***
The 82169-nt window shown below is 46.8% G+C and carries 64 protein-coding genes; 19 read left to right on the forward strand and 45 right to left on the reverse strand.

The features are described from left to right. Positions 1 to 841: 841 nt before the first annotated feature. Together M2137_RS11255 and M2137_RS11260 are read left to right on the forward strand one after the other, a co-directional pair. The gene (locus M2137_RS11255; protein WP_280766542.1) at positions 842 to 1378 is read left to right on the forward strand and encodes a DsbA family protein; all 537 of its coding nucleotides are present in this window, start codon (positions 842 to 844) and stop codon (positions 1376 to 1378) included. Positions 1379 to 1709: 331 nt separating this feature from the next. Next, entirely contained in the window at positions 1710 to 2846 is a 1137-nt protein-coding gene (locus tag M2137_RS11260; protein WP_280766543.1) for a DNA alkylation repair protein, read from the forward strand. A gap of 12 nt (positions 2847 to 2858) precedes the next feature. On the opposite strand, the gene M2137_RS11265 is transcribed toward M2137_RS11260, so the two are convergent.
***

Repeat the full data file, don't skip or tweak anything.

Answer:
The 82169-nt window shown below is 46.8% G+C and carries 64 protein-coding genes; 19 read left to right on the forward strand and 45 right to left on the reverse strand.

The features are described from left to right. Positions 1 to 841: 841 nt before the first annotated feature. Together M2137_RS11255 and M2137_RS11260 are read left to right on the forward strand one after the other, a co-directional pair. The gene (locus M2137_RS11255; protein WP_280766542.1) at positions 842 to 1378 is read left to right on the forward strand and encodes a DsbA family protein; all 537 of its coding nucleotides are present in this window, start codon (positions 842 to 844) and stop codon (positions 1376 to 1378) included. Positions 1379 to 1709: 331 nt separating this feature from the next. Next, entirely contained in the window at positions 1710 to 2846 is a 1137-nt protein-coding gene (locus tag M2137_RS11260; protein WP_280766543.1) for a DNA alkylation repair protein, read from the forward strand. A gap of 12 nt (positions 2847 to 2858) precedes the next feature. On the opposite strand, the gene M2137_RS11265 is transcribed toward M2137_RS11260, so the two are convergent.